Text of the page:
CONVERTER ICs

ICs for switch-mode power supplies are found either of two basic configurations: converter and controller ICs.

Converter ICs provide a complete dc-dc converter in a single package. The only required external components are usually passive devices. Power switches may be either a bipolar or MOSFET device capable of handling the required current and power. Typically, the power semiconductor switch turns on and off at a frequency that may range from 100 kHz to 1 MHz, depending on the IC type. Most power switches employ pulse width modulation to control the output voltage, so the duty cycle varies according to the desired output voltage.

A controller IC requires an external power switch, either a bipolar transistor or power MOSFET. The controller circuit that employs an external power switch usually has higher efficiency than the converter with an integrated power MOSFET because integrated MOSFETs have a higher on-resistance (higher losses). On-resistance of an external power MOSFET is lower and the MOST usually has higher power output capability than an IC with an integrated MOSFET.

For both converter and controller ICs, the switching frequency determines the physical size and value of filter inductors, capacitors, and transformers. The higher the switching frequency, the smaller the physical size and component values. To optimize efficiency, magnetic core material for the inductor and transformer should be consistent with the switching frequency. That is, the transformer/inductor core material should be chosen to operate efficiently at the switching frequency.

DC-DC converters accept a dc input and produce a dc output. They can be isolated or non-isolated, which depends on whether there is a direct dc path from the input to the output. An isolated converter (Fig. 2) employs a transformer to provide isolation between the input and output voltage. The non-isolated converter employs an inductor-capacitor filter and an optocoupler usually provides isolation between the output feedback and the input. For many applications, non-isolated converters are appropriate. An advantage of the transformer-based converter is that it has the ability to easily produce multiple output voltages using multiple secondary windings.

Initially, integrated power switch converters used bipolar power switches, but virtually all newer devices employ MOSFET power switches that improve efficiency. Another efficiency improvement is the use of integrated synchronous rectifiers consisting of power MOSFETs switches that rectify the power supply output and provide a dc output.

Among the features found in converter and controller ICs:

•Fixed or an adjustable output voltage

•Single-ended or synchronous outputs

•Soft-start that causes the output to come up gradually

•Undervoltage lockout

•Thermal shutdown

•Overcurrent protection

•Overvoltage protection

 

CHARGE PUMP ICS

Charge pumps are actually a different form of switching supply. They switch capacitors to provide dc-dc voltage conversion using a switch network to charge and discharge one or more capacitors. The switch network toggles between charge and discharge states of the capacitors. As shown in Fig. 3, the “flying capacitor “ (C1) shuttles charge, and the “reservoir capacitor “ (C2) holds charge and filters the output voltage.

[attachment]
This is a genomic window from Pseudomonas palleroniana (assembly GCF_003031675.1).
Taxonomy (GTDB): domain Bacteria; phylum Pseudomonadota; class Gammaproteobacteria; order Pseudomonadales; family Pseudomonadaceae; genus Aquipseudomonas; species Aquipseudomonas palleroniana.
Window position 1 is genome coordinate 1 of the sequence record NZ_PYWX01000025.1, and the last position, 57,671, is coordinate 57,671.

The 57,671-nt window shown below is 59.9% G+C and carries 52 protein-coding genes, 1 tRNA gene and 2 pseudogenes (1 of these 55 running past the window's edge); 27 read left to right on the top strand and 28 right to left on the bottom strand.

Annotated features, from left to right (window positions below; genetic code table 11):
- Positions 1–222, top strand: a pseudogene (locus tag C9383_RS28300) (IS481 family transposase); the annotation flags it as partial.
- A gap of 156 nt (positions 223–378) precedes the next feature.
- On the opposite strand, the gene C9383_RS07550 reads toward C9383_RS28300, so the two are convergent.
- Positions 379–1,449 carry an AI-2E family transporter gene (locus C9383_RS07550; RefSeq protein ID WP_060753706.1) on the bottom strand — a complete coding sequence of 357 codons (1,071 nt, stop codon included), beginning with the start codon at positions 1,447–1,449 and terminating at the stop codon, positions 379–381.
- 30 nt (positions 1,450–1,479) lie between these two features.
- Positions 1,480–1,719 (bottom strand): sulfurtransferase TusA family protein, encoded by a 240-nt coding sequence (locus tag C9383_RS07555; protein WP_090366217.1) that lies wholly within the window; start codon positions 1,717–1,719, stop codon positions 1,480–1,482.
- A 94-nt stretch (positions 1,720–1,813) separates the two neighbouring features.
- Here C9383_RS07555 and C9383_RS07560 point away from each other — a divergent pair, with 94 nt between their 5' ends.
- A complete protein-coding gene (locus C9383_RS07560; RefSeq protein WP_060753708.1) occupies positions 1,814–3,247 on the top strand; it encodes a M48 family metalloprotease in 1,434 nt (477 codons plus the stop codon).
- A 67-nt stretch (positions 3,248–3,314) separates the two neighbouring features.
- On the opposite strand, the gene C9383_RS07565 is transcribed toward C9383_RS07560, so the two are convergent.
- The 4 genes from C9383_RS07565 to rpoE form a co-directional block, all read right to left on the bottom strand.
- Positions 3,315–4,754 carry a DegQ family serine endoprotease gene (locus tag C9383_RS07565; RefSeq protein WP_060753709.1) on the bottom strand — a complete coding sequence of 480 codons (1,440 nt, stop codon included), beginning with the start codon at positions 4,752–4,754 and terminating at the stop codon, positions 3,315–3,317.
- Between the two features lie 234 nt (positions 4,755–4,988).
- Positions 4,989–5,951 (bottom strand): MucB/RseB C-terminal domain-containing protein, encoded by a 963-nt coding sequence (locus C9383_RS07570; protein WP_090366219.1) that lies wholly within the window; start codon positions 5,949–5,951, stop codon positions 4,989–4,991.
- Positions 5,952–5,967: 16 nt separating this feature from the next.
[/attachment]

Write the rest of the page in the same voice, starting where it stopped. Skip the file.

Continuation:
Fig. 3. An advantage of the charge pump is elimination of the magnetic fields and EMI that comes with an inductor or transformer.

The basic charge pump lacks regulation, which is generally added using either linear regulation or charge-pump modulation. Linear regulation offers the lowest output noise, and therefore provides better performance. Charge-pump modulation offers more output current for a given die size (or cost), because the regulator IC need not include a series pass transistor.

A major advantage of the charge pump is elimination of the magnetic fields and EMI that comes with an inductor or transformer. There is one possible EMI source - the high charging current that flows to a “flying capacitor” when it connects to an input source or another capacitor with a different voltage.

MOSFET because integrated MOSFETs have a higher on-resistance (higher losses). On-resistance of an external power MOSFET is lower and the MOST usually has higher power output capability than an IC with an integrated MOSFET.

For both converter and controller ICs, the switching frequency determines the physical size and value of filter inductors, capacitors, and transformers. The higher the switching frequency, the smaller the physical size and component values. To optimize efficiency, magnetic core material for the inductor and transformer should be consistent with the switching frequency. That is, the transformer/inductor core material should be chosen to operate efficiently at the switching frequency.

DC-DC converters accept a dc input and produce a dc output. They can be isolated or non-isolated, which depends on whether there is a direct dc path from the input to the output. An isolated converter (Fig. 2) employs a transformer to provide isolation between the input and output voltage. The non-isolated converter employs an inductor-capacitor filter and an optocoupler usually provides isolation between the output feedback and the input. For many applications, non-isolated converters are appropriate. An advantage of the transformer-based converter is that it has the ability to easily produce multiple output voltages using multiple secondary windings.